GANDHI TAKES TOUGH LINE ON STRIKE CALLED BY OPPOSITION

A feisty Prime Minister Rajiv Gandhi plunged into the election fray this week, imposing tough measures to thwart a nationwide strike called by his political foes. The Wednesday shutdown was called to dramatize the opposition's campaign to force Gandhi's resignation and new elections. Earlier this month, the prime minister was stunned when more than 70 opposition politicians in the lower house of the Indian parliament resigned to protest a weapons scandal that has tainted his government.

To quash Wednesday's strike, the government ordered a massive security buildup and arrested thousands of opposition activists. Tough ads were run on state-run television to discredit the protest. Tens of thousands of government employees, ordered to show up for work or face disciplinary action, slept in their offices Tuesday night.

Some analysts said the official overkill reflects the government's uneasiness about elections, which must be held by January. The tough line could backfire and heap new criticism on the Gandhi regime.

``It's his new Rambo image. He wanted to show who's running the country,'' says Inder Malhotra, a New Delhi commentator. ``For something that would have gone by without much notice, the government made it a fight to the finish.''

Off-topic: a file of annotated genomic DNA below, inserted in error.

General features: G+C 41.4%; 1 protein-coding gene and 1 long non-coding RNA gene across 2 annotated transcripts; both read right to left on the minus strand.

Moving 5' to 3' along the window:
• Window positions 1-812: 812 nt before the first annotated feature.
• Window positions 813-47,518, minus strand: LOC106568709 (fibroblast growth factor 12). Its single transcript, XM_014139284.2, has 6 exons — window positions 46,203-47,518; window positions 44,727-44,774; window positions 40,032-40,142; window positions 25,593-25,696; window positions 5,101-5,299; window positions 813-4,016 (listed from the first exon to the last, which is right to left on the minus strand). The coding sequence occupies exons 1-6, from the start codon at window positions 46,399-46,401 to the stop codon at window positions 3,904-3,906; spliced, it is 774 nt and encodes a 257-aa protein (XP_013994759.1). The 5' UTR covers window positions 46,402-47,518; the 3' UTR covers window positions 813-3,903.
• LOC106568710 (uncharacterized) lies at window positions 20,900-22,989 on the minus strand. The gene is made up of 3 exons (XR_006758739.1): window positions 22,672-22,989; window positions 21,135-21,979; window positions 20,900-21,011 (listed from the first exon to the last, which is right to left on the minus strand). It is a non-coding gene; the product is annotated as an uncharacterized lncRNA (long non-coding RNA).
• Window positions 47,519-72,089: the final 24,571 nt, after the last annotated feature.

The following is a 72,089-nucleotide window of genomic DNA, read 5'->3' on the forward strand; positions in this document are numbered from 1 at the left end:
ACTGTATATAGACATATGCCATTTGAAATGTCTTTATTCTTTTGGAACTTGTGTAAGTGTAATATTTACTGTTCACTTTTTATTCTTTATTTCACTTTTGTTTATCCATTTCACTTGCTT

The showdown was in the street-fighting tradition of Indian politics. Rival political gangs battled the police and each other. At least six people were killed in strike-related violence. Opposition-dominated cities like Calcutta and Madras ground to a halt.

Bombay, which is under the control of the ruling Congress (I) Party, was near normal. In the capital, New Delhi, many shops and businesses were closed, buses ran empty, and schools were sparsely attended.

Among disgruntled government employees who had spent two days in their offices, the mood was foul. ``There was no food, and I had to sleep on the floor,'' said a government secretary. ``The government shouldn't treat us like this.''

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